Readings peaked at 197 micrograms per cubic meter for particulate matter on the Air Quality Index. It's thought this is the first time that the particulate reading has exceeded China with experts warning that the air in London is the worst since April 2011.
Some schools in London stopped children playing outside and Public Health England warned people not to exercise outdoors. Sadiq Khan says hundreds of schools will be audited to examine whether play areas should be moved away from roads.
Responding to the ongoing air quality crisis in London, inventor Tiaan Trahms has created the Doodle Mask for children to protect them from breathing in the London air.
"I've lived in London for over ten years and after blowing my nose to see a load of black stuff, I realised my eyes hurt and that the pollution must be insanely bad," Trahms told Sputnik.
"When I realised how much it affected adults, I saw that it affects children around 120 percent more because their lungs are still developing," Trahms told Sputnik.
"I developed the mask which covers the nose and mouth and the way the cotton is woven means that it blocks a lot of the pollution. So I emailed a load of schools asking them to try the masks out on the kids and that's where it started," Trahms added.
Tiaan Trahms, who grew up in South Africa, says he's pleased that the British government have put the problem of air pollution on its radar but accused it of "not acting quickly enough."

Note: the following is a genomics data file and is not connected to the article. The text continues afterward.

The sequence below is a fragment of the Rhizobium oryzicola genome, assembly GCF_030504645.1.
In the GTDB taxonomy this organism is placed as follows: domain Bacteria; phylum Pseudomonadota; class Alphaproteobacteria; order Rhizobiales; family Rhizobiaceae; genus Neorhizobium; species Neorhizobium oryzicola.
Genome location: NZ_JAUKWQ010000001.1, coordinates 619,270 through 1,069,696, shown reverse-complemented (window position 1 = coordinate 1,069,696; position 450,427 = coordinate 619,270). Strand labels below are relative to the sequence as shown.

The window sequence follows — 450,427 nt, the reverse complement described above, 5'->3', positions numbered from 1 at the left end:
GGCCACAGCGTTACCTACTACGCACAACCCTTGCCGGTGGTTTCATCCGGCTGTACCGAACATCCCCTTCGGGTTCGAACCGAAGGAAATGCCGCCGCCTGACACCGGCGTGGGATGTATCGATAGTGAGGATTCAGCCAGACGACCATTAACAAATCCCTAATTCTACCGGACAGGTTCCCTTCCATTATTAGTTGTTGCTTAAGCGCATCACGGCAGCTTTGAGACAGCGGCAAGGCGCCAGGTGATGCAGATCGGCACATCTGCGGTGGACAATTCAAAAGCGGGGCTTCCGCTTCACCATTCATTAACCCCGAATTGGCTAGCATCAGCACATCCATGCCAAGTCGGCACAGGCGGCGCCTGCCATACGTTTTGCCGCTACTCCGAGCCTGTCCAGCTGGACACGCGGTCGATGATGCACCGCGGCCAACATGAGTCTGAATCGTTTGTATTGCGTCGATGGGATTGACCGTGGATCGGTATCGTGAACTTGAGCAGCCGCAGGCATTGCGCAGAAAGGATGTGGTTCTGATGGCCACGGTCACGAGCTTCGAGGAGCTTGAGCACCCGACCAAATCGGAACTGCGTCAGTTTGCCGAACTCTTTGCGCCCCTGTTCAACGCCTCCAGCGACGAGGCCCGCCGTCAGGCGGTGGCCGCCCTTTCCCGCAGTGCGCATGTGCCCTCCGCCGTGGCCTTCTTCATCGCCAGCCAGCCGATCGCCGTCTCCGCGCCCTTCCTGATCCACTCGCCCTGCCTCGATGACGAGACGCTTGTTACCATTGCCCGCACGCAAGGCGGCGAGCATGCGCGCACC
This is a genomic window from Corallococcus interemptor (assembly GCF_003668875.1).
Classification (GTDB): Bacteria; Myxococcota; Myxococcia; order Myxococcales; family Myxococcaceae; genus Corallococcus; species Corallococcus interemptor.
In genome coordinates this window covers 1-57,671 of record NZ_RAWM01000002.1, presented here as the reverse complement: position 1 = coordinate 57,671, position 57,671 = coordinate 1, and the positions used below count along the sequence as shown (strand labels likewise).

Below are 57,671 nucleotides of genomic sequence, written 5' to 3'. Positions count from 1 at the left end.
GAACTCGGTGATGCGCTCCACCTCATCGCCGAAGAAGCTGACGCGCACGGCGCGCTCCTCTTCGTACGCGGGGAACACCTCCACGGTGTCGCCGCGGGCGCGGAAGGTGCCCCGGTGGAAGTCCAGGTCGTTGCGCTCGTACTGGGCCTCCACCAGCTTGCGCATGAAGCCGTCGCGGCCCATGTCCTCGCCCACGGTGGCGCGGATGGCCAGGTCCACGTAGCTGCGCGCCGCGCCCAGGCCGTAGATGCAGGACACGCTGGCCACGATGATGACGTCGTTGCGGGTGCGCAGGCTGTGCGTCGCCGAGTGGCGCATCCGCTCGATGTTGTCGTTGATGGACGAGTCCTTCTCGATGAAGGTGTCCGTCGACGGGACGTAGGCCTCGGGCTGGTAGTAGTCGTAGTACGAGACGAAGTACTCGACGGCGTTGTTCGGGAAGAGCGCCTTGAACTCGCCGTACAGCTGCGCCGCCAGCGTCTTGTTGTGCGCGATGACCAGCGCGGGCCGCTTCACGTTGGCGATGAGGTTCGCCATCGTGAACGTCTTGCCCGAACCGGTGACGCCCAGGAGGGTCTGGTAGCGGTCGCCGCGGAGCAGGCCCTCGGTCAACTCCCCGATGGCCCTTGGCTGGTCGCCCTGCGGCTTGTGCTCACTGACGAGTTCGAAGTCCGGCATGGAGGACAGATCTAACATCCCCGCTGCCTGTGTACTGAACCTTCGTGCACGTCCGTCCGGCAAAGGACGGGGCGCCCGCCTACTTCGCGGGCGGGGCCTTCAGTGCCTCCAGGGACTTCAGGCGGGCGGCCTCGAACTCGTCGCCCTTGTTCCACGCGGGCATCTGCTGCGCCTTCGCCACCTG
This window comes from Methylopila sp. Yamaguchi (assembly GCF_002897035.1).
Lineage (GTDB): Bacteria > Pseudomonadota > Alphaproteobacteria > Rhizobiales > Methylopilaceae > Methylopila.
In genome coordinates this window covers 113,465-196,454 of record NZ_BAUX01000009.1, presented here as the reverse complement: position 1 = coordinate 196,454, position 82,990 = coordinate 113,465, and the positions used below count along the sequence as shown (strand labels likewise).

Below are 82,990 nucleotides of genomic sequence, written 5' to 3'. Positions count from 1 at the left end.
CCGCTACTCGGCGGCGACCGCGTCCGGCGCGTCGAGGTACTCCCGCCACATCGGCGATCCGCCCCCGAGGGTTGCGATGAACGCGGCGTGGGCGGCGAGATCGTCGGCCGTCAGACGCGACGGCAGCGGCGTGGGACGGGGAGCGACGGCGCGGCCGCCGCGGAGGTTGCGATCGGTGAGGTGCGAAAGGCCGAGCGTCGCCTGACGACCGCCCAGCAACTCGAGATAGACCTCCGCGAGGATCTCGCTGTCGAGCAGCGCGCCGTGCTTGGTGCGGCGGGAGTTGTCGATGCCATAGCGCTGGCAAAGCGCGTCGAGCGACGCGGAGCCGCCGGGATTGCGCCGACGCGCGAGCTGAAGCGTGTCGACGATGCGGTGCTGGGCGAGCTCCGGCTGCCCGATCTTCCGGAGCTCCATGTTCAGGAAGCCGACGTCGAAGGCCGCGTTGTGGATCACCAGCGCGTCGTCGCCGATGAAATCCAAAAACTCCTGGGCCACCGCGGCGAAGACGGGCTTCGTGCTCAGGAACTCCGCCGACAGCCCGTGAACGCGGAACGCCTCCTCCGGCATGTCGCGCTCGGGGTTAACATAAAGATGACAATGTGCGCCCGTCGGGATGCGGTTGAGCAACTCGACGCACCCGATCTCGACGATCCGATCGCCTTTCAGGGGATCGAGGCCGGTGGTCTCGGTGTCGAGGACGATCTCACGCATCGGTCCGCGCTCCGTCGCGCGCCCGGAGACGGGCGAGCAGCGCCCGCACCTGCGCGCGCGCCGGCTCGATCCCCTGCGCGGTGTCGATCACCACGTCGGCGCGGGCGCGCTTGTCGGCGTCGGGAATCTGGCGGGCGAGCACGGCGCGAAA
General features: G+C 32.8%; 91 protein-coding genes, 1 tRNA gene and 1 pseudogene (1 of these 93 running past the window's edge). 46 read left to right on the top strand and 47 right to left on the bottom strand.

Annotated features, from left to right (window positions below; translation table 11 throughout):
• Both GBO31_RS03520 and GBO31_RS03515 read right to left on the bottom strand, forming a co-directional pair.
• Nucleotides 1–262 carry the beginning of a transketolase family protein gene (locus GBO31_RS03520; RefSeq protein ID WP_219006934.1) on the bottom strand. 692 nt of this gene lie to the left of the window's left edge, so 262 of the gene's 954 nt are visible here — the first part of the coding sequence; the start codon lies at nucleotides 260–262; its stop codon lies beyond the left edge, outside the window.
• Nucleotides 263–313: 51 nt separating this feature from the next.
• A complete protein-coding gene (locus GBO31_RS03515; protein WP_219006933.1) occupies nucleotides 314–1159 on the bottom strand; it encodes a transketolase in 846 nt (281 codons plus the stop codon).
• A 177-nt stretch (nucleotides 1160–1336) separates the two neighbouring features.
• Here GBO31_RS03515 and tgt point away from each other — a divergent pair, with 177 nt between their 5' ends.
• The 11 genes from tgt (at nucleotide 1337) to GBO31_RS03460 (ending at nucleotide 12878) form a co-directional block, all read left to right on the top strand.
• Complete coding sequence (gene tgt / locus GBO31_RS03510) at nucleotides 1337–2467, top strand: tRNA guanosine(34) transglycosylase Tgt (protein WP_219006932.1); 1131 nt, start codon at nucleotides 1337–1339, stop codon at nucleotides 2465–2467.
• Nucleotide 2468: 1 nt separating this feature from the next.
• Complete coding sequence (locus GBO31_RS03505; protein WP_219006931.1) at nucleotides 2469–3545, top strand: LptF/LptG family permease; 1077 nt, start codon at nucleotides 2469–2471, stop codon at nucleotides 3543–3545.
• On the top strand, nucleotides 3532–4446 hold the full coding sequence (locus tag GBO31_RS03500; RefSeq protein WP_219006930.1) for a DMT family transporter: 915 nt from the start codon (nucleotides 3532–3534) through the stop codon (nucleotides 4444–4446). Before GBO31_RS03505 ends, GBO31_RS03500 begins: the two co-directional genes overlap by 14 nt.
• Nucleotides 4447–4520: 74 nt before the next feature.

"My masks aren't a permanent solution to the pollution," Trahms told sputnik. "But for now it's the best thing I can think of, there's nothing else out there helping kids avoid it."
The masks are made of 100% cotton and work as a deterrent to the pollution by filtering out more than half of the ultra-fine PM2.5 pollution particles from exhaust fumes.
According to London's mayor, "every child deserves the right to breathe clean air in London," Mr. Khan said. "It's shameful that more than 360 of our primary schools are in areas breaching legal pollution limits."
It's almost 65 years since the Clean Air Act was introduced by Britain's parliament after the Great Smog of 1952 which is thought to have killed 12,000 people.